In the Enter new password field that appears, enter the new password; it must differ from the old one by at least three characters. Then press <Enter> or click the OK button.

    In the Reenter new password field that appears, enter the same new password again, then click the OK button.

    A notifier informs you that the new password will not take effect until you click OK in the User Account Information window; click the OK button in this notifier.

    Save the new password, or cancel your changes and leave the old password on the account.

Deleting a Password

To delete an existing password, follow these steps:

    Click the RemoveIt button next to This account has a password.

    A notifier informs you that the new password will not be deleted until you click OK in the User Account Information window; click the OK button in this notifier.

    Delete the password, or cancel your changes and leave the account with a password.

Creating a Template for New User Login Accounts

When you create a new user login account, the User Account Information window automatically places default information in these fields:

Also, the system assumes you do not want to give the person administrative privileges, so No is selected next to Is this person a Privileged User on this system?

To change these defaults so that each time you add a new user the User Account Information window provides different default information, follow these steps:

    If the User Manager is not already running, start it by choosing "User Manager" from the System toolchest, or by clicking the words User Manager now.

    Open any account by double-clicking it.

    Change the information to the new defaults; for example, to put all home directories on a second disk with a mount point of /disk2, enter /disk2/ (be sure to include the trailing /) in the Home directory field. (See also "Storing Home Directories on a Second Disk.")

    Most information that appears in text fields can be saved as a template. User ID, Primary User, Privileged User, and Network Access account information cannot be saved as a template.

    Click the Save as Template button. A message tells you it has been saved.

    Click the Cancel button; the window disappears, and no information about the account is changed.

    To make sure the settings are appropriate, add a fictitious account, then delete it. See "Creating a User Login Account."

Converting a Standalone Access Account to a Network Access Account

A Privileged User must work together with the network administrator to convert a Standalone Access account to a Network Access account. The most typical situation in which you need to make this conversion is when you set up a user login account on a system before it is connected to the network or before you have installed and started running the optional NIS software.

Once the Standalone Access account is converted to a Network Access account, the person can log in to the account only when the system is connected to the network and NIS is running. If you ever need to remove the system from the network, you should first convert the account back to a Standalone Access account; see "Converting a Network Access Account to a Standalone Access Account."

A Privileged User can convert the account by following these steps:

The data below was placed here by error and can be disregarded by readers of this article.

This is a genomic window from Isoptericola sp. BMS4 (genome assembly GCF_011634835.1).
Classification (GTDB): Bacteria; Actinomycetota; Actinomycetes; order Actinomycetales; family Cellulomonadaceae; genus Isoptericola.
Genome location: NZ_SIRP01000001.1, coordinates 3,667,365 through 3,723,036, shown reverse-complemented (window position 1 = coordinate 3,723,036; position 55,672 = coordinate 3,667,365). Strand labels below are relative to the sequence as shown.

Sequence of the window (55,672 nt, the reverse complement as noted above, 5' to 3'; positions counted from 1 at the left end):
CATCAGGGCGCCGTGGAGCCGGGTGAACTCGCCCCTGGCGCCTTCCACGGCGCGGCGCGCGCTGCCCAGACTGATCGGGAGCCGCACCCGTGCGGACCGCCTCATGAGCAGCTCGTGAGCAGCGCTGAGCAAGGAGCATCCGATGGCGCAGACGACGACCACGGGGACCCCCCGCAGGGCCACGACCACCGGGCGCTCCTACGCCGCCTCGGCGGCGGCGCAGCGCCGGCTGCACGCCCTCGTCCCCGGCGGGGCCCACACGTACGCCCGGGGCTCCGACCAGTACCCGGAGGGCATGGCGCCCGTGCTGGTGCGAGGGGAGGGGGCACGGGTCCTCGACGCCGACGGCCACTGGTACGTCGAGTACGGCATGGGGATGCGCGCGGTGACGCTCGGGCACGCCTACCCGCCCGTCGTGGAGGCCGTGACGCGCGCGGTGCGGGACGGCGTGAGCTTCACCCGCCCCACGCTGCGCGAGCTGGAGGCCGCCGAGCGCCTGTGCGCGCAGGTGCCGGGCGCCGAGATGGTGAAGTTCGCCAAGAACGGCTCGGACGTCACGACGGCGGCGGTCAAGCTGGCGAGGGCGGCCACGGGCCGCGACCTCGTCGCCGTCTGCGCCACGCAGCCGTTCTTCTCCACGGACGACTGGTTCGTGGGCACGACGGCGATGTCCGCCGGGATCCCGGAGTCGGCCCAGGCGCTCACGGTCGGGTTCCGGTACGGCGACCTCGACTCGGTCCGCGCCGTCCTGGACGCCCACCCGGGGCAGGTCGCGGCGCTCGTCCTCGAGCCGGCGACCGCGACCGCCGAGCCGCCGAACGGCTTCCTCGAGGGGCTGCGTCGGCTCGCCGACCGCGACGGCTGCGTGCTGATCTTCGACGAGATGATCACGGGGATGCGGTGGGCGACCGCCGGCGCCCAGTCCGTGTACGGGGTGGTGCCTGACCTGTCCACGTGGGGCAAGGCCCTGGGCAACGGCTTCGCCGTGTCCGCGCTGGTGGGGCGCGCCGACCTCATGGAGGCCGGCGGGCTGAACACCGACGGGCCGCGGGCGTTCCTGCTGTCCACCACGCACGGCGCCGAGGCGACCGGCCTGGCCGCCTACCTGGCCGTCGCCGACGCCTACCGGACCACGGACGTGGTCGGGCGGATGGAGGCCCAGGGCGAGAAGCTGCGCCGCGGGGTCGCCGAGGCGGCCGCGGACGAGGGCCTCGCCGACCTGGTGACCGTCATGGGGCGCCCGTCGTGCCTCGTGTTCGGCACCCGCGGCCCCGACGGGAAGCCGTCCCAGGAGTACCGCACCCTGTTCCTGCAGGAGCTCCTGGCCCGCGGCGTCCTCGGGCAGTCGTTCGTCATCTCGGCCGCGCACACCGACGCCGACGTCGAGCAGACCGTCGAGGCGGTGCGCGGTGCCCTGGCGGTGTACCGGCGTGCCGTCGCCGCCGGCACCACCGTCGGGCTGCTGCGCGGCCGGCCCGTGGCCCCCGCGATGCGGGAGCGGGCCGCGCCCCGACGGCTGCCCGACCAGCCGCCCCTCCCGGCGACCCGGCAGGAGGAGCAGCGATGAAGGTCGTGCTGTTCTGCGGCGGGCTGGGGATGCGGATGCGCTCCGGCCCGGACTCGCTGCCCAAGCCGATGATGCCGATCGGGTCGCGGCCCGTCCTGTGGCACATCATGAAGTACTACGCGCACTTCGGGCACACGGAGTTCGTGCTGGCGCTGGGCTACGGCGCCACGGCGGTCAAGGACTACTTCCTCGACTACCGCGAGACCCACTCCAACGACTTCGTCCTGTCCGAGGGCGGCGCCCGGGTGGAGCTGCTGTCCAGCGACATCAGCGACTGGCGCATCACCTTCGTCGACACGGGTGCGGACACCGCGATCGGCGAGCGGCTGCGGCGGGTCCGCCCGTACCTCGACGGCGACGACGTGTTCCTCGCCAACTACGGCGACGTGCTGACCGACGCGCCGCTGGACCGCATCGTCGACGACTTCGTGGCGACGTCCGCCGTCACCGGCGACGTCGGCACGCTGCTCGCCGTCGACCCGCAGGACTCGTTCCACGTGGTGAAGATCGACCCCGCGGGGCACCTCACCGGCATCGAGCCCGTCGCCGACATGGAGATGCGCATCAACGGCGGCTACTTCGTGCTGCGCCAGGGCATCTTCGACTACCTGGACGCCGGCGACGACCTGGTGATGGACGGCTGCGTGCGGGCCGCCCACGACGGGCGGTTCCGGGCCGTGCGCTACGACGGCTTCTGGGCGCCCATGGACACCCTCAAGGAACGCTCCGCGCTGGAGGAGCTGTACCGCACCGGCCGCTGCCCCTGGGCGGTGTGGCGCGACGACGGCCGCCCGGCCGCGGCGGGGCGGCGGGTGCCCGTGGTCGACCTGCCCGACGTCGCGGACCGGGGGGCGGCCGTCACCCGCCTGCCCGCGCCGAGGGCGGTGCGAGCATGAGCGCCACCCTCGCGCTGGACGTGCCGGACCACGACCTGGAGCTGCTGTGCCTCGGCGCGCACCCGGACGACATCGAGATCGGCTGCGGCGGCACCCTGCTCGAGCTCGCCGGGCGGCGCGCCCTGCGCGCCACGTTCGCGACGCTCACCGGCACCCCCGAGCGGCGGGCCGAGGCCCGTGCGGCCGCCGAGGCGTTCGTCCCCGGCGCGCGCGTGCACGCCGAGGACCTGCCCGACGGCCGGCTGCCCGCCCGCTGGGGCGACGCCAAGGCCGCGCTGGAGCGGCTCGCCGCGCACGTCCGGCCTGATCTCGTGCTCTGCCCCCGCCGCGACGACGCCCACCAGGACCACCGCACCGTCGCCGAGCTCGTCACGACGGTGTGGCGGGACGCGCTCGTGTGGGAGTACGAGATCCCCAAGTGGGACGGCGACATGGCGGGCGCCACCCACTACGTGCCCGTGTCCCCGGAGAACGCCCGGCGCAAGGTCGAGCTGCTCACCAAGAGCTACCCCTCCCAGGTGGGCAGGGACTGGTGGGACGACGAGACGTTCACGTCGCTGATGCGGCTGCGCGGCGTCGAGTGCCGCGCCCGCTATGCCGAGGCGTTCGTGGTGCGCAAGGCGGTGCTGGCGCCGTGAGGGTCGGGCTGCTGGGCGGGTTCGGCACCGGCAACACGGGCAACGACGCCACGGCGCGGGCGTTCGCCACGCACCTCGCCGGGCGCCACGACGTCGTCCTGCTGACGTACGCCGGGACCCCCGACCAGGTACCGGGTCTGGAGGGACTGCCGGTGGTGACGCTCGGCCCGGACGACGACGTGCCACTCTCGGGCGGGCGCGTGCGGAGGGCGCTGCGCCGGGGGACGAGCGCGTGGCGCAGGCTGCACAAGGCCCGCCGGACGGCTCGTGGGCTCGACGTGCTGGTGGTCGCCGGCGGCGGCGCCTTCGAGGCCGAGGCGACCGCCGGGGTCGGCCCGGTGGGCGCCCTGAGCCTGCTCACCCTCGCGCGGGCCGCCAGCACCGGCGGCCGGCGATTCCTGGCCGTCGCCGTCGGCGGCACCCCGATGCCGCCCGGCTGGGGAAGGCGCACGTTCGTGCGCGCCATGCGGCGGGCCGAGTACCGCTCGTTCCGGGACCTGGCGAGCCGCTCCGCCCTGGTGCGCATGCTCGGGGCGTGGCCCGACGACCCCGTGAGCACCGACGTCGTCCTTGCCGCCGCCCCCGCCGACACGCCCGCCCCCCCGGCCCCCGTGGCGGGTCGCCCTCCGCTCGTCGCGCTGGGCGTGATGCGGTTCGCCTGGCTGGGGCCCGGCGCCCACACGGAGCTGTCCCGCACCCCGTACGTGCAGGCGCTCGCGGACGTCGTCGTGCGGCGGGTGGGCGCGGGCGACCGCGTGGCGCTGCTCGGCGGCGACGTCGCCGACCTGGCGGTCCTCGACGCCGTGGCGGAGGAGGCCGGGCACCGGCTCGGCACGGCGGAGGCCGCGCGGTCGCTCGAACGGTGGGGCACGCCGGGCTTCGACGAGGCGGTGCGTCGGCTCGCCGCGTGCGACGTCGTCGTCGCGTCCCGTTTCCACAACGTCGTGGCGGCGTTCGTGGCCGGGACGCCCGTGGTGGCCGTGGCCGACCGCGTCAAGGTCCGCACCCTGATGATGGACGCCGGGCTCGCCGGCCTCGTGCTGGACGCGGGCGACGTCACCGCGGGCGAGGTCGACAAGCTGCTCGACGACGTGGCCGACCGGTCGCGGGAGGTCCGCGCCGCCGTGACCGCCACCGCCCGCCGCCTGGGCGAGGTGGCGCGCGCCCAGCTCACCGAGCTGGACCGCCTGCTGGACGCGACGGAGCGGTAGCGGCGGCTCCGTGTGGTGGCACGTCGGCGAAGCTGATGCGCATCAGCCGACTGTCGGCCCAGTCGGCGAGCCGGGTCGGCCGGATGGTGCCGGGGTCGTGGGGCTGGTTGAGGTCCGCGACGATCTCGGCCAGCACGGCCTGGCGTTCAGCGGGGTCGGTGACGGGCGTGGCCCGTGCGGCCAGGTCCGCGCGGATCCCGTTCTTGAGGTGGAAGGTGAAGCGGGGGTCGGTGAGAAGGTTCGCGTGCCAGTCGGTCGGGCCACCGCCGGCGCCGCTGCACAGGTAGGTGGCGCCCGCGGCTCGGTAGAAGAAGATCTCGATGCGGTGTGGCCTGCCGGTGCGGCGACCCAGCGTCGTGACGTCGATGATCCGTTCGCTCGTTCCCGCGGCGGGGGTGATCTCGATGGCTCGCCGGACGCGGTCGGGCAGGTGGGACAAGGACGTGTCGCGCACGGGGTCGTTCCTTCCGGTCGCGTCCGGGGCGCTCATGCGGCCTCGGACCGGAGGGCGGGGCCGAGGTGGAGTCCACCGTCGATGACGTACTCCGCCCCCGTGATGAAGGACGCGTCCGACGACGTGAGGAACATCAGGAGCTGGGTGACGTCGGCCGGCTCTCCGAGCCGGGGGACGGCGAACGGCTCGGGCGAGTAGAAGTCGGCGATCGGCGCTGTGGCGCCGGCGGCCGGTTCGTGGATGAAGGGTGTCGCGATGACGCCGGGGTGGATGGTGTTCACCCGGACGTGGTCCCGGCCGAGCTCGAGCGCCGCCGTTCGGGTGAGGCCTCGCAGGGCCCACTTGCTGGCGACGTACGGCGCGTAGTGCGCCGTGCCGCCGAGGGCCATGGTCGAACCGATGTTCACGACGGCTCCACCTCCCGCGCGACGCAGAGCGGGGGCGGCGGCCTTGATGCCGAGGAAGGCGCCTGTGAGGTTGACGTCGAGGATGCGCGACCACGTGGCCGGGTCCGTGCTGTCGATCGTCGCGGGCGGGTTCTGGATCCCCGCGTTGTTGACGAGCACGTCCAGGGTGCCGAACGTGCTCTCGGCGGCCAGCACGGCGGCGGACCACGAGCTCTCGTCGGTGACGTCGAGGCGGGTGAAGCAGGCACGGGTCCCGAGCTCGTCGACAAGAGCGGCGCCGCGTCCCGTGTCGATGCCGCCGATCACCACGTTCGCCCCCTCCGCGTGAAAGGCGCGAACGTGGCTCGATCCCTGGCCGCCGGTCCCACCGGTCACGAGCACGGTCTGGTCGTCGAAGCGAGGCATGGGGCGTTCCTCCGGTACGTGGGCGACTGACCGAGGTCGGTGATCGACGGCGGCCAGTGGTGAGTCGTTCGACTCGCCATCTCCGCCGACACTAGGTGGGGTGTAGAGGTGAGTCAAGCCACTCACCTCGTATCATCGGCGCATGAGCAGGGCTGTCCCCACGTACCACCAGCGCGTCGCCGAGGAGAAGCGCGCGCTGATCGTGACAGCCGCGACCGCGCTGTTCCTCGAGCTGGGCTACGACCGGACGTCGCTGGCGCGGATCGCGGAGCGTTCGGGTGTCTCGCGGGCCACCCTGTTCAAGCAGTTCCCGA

Give the network administrator the person's full name and the login name that is on the Standalone Account so the network administrator can create a Network Access account on the NIS master system.

    Note: If the login name you give to the network administrator is being used by another person, the network administrator will provide you with a different login name for your person.

    When the network administrator tells you that the account is ready, start the User Manager by choosing "User Manager" from the System toolchest, or by clicking the words User Manager now.

    Open the person's account by double-clicking it.

    Change relevant information in the person's User Account Information window.


    Convert the account or cancel your changes.

The person can now log into the account as long as the system is connected to the network and NIS is running.

Converting a Network Access Account to a Standalone Access Account

If you need to disconnect your system from the network and a person with a Network Access account still wants to be able to log in, a Privileged User can convert the person's account to a Standalone Access account with the User Manager.

If the User Manager is not already running, start it by choosing "User Manager" from the System toolchest, or by clicking the words User Manager now.

    Double-click the person's icon in the User Manager window to open the person's User Account Information window.

    In the right hand portion of the form, click the box under No next to Is this a Network Access account? The information in the business card portion of the window becomes editable.

    Convert the account or cancel your changes.

The person can now log into the account, whether or not it is connected to the network.


Deleting a User Login Account

When a Privileged User deletes a login account from your system, the person who owns that account can no longer log in to your system. If the person has accounts on other systems, they can still log in to those systems.

If the User Manager is not already running, start it by choosing "User Manager" from the System toolchest, or by clicking the words User Manager now.

To delete a login account, follow these steps:

    Select the person's icon in the User Manager window.

    Click the Delete button.

    Specify whether you want to delete or retain the user's home directory.


    Delete the account or cancel your request.


Viewing a User's Business Card

You can view a user's business card in three ways:

A Privileged User or the owner of the login account can change business card information using the User Manager; see "Customizing Business Card Information."


Designating the Administrator with the User Manager

The Administrator is the person who uses the most privileged account, the root account, to perform administrative and troubleshooting tasks; there is one Administrator per system. Because the Administrator can change or remove any file on the system, it is very important to create a password for this account. For more information, see "About User Privileges and the Primary User."

To designate an Administrator and create a password for the root account, follow these steps:

    Log out of the system, then log in to the root account.

    Start the User Manager by choosing "User Manager" from the System toolchest.